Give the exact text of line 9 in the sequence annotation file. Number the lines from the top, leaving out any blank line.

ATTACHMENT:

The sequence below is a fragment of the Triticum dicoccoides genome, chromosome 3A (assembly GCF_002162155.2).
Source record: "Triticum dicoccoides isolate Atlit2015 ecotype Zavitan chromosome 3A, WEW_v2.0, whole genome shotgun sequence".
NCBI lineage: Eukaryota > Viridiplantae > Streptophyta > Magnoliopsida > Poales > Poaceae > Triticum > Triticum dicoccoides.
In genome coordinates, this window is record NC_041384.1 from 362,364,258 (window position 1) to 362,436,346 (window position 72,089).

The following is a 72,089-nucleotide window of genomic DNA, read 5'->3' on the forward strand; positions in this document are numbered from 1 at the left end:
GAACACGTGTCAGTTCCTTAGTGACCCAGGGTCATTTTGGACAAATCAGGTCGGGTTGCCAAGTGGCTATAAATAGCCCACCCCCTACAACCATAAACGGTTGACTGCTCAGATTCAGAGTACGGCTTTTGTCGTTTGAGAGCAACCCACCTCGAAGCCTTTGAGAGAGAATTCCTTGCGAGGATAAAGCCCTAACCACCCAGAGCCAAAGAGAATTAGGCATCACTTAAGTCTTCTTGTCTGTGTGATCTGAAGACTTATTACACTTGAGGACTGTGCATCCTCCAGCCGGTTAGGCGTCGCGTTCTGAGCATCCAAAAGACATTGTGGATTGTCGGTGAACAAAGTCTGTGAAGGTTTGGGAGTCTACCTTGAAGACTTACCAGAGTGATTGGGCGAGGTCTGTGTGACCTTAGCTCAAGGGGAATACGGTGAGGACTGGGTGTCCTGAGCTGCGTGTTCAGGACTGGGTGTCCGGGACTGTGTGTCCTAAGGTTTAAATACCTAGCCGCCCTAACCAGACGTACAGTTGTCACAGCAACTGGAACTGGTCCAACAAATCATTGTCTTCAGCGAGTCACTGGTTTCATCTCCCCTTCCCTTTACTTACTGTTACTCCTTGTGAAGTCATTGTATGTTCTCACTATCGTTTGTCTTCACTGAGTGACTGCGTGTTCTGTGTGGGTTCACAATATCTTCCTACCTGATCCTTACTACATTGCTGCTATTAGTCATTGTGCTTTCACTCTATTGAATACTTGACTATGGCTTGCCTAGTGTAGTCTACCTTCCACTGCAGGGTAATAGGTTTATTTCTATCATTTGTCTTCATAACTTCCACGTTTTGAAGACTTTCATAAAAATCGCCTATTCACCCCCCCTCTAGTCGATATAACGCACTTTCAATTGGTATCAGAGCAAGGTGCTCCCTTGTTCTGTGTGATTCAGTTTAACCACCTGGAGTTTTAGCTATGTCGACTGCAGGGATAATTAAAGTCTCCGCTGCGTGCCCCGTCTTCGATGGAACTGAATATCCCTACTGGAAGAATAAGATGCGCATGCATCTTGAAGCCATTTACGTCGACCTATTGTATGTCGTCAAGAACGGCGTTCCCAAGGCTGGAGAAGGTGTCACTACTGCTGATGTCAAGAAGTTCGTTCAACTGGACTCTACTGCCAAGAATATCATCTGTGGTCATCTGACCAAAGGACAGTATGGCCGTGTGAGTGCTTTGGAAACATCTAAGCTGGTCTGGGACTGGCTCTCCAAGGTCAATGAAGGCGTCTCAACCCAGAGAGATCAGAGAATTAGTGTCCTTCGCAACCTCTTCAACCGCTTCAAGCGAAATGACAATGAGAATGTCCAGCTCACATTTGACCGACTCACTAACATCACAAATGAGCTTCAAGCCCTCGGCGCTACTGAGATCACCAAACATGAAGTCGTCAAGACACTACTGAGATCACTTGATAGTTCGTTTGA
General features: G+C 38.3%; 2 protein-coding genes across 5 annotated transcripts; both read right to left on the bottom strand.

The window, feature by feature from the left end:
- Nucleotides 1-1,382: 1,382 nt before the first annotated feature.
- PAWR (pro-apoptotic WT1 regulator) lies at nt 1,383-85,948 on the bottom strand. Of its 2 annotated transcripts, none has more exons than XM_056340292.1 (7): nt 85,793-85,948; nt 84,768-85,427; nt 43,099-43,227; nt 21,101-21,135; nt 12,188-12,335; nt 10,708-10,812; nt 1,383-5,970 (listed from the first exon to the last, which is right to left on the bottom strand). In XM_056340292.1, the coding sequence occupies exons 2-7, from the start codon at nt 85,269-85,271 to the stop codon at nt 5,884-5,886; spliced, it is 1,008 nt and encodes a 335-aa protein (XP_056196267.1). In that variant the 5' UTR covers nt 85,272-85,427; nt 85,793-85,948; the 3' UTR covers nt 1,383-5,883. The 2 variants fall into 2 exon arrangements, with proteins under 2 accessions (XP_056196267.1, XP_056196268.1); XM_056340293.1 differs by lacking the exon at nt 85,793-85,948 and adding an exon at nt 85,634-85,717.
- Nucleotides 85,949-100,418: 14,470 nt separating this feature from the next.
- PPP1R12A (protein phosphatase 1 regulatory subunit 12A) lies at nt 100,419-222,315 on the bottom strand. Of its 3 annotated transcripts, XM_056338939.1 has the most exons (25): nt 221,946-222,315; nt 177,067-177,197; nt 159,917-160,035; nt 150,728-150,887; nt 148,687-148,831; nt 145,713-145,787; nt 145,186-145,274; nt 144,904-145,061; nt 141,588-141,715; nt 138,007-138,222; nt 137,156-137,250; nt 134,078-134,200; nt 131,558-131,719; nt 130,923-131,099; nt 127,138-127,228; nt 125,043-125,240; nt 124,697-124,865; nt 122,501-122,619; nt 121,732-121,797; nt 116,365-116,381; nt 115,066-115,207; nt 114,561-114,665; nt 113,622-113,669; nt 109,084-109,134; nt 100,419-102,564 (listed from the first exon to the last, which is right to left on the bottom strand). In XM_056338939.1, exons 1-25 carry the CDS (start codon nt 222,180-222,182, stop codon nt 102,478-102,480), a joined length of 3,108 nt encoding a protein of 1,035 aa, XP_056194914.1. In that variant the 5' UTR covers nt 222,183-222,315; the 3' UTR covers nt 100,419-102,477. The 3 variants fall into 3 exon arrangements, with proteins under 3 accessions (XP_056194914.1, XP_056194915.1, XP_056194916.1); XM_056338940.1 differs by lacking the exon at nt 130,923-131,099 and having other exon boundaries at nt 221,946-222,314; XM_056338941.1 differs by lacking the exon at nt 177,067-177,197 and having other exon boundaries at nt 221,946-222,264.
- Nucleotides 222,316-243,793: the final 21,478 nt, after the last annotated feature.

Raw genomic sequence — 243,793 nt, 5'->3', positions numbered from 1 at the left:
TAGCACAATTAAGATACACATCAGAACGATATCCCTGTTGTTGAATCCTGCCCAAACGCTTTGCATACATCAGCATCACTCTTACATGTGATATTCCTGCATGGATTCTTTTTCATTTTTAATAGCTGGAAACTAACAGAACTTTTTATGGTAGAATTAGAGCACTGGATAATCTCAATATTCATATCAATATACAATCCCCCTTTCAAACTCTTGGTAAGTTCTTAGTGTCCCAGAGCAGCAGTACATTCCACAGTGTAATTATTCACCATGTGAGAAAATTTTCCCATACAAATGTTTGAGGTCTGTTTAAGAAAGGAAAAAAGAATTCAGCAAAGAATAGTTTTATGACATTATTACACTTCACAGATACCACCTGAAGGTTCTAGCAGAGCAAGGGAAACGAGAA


- Nucleotides 1-1,382: 1,382 nt before the first annotated feature.